Using the anchoring device of a comet lander to determine surface mechanical properties

Komle, Norbert I. and Ball, Andrew J. and Kargl, Gunter and Stocker, Jakob and Thiel, Markus and Jolly, Harjinder S. and Dziruni, Masarapauya and Zarnecki, John C. (1997) Using the anchoring device of a comet lander to determine surface mechanical properties. Planetary and Space Science, 45 (12). 1515-+. ISSN 0032-0633. (The full text of this publication is not currently available from this repository. You may be able to access a copy if URLs are provided)

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Owning to the low surface gravity of the Rosetta target comet 46P/Wirtanen, a means of anchoring the Rosetta Lander to the cometary surface will be necessary. This task can be accomplished by firing an anchor into the cometary soil immediately after touchdown to prevent a rebound of the spacecraft from the surface or subsequent ejection by other forces, and to allow for mechanical activities (drilling, etc.) at the landing site. The rational for anchoring is examined, based on estimates of the main forces likely to act on the spacecraft after landing. We report on the development of an anchoring device using a pyrotechnic gas generator as a power source and an instrumented anchor. In addition to the anchoring function, which is the primary purpose of this system, the integration of acceleration and temperature sensors into the tip offers the possibility to determine some important material properties of the cometary surface layer. The accelerometer is designed to measure the deceleration history of the projectile and is thus expected to give information on how the material properties (in particular strength) change within the penetrated layer(s), while the temperature sensor will measure temperature variations at the depth at which the anchor finally comes to rest. As the mechanical properties of the material are not known, it is difficult to predict the final depth of the anchor with any great certainty, but it may well be greater than that reached by any other of the lander's instruments. The instrumented anchor will be part of the MUPUS experiment, selected to form part of the Rosetta Lander payload. We report on results of laboratory simulations of anchor penetration performed at the Institut fur Weltraumforschung, Graz, and compare these with models of projectile penetration. The value of the results expected from the penetrometry experiment in the context of an improved understanding of cometary processes is discussed.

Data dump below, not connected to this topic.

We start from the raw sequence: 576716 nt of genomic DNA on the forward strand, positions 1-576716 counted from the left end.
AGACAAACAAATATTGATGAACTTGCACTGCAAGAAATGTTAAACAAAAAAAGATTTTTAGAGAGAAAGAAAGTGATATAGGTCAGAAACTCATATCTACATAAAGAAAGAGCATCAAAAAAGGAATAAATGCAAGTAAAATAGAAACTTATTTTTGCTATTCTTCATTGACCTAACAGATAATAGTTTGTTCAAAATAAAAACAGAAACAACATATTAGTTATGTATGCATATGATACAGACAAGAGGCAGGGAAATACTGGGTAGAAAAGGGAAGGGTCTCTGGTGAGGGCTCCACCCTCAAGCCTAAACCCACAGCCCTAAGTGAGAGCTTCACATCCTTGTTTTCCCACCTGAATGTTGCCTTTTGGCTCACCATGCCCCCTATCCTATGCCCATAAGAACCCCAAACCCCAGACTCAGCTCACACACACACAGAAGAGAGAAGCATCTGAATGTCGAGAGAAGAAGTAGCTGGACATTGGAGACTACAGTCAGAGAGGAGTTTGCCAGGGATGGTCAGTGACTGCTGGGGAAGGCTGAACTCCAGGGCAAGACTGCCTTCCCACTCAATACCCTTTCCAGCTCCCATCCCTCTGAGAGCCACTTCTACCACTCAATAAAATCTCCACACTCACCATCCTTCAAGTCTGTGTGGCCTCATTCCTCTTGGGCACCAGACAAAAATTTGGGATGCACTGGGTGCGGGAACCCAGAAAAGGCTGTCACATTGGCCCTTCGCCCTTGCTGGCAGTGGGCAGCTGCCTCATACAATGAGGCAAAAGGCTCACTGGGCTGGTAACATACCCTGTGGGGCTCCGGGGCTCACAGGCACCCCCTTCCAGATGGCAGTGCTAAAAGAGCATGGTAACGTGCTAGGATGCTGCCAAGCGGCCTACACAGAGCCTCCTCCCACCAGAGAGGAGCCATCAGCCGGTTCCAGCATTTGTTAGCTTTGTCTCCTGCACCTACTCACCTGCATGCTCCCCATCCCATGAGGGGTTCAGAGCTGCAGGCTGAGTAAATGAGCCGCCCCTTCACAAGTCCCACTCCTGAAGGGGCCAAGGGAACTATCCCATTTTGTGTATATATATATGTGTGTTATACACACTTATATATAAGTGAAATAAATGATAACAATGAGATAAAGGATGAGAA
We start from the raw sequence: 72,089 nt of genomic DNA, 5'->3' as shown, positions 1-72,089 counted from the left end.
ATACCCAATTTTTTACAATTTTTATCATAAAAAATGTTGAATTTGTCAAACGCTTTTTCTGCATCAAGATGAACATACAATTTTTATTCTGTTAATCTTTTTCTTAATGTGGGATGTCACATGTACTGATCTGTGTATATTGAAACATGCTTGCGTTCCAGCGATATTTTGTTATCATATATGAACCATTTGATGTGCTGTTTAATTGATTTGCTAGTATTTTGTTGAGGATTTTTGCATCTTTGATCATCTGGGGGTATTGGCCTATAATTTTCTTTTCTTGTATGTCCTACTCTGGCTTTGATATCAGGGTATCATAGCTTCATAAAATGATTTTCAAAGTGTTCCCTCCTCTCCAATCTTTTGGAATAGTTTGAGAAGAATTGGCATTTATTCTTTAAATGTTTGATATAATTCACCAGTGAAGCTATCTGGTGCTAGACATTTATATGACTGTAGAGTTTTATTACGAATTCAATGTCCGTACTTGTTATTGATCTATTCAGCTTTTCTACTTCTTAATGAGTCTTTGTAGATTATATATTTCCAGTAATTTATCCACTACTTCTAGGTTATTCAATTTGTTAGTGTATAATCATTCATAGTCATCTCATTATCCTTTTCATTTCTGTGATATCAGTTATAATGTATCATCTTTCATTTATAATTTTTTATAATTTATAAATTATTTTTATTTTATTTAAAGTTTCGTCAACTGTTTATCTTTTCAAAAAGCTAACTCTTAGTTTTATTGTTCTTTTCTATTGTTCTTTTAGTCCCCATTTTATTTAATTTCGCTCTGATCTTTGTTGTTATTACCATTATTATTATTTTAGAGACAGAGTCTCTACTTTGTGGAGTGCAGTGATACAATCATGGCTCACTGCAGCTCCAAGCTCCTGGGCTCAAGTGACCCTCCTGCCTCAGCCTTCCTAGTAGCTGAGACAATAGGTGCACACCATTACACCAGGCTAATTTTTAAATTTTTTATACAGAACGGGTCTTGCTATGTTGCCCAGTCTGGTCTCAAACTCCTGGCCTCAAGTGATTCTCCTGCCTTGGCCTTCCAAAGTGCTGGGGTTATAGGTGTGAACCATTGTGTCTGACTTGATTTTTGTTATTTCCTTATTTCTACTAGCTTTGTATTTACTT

Item Type: Article
Subjects: Q Science
Q Science > QB Astronomy
Divisions: Faculties > Science Technology and Medical Studies > School of Physical Sciences > Centre for Astrophysics and Planetary Sciences
Depositing User: M.A. Ziai
Date Deposited: 21 Sep 2009 12:38
Last Modified: 12 Jun 2014 15:25
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